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Thomas Wentworth Higginson, Olde Cambridge, Chapter 2: old Cambridge in three literary epochs (search)
The plan of a new periodical had been discussed between Hedge and Margaret Fullerboth natives of Cambridge — as early as rd University was held, and four young clergymen — Emerson, Hedge, Ripley, and Putnam-had an almost casual meeting at Willarduse its meetings were timed to suit the occasional visit of Hedge, then settled in Bangor, Maine.
At a meeting of this club Half a dozen men exhaust our list of contributors; Emerson, Hedge, Miss Fuller, Ripley, [W. H.] Channing, Dwight, [J. F.] Clapendence.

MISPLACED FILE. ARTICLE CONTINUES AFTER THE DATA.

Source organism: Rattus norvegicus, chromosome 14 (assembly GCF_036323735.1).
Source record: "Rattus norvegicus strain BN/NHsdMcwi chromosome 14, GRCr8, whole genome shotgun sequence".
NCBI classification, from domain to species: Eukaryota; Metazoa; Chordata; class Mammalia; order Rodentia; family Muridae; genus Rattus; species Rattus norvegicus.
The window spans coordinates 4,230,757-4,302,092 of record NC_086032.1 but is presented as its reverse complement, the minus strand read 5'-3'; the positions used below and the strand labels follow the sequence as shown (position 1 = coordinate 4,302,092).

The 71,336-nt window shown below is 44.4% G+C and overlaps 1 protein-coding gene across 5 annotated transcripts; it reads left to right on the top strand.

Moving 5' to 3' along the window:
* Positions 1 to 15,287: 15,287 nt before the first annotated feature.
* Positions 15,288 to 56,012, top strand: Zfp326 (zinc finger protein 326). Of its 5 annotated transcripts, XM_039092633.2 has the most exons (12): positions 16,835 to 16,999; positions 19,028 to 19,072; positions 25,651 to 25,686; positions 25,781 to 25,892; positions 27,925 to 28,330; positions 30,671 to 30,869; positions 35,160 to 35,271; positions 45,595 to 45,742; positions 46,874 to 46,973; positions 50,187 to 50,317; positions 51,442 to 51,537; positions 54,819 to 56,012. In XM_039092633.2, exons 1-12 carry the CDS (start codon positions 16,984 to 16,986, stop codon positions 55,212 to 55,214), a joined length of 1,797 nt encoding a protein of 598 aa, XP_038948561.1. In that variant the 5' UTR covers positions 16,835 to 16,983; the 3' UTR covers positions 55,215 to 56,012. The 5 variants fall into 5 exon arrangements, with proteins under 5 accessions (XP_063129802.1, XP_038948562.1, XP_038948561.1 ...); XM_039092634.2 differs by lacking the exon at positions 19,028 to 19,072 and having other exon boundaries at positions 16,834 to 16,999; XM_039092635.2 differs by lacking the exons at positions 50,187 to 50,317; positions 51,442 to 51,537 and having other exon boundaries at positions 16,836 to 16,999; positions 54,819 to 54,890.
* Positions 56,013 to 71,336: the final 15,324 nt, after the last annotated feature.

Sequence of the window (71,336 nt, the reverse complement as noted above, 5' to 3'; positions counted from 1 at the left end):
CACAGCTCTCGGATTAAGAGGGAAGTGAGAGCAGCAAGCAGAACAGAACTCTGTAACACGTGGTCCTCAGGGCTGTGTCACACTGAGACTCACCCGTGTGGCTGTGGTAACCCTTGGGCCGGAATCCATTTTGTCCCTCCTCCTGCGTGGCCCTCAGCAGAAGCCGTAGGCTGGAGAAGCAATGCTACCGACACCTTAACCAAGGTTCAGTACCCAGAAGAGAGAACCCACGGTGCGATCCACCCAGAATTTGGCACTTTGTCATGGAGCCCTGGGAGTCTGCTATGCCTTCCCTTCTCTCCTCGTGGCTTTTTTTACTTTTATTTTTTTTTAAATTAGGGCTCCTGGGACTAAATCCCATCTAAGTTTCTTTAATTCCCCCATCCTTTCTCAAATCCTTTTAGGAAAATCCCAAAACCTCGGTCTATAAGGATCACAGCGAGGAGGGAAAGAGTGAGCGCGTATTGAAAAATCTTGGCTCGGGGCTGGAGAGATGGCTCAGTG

It is to be noticed that, of this club of seven, Hedge and Miss Fuller were Cambridge born; Emerson and Channing hustible reader and a patient editor.
Her friend, Dr. Frederic Henry Hedge, who had been five years in Germany, had taken hind number called The art of life; the scholar's calling, by Hedge.
The latter has passages distinctly bearing on our literarted to Emerson which really belonged to Alcott or Parker or Hedge.
The late John S. Dwight was perhaps more boldly robbed an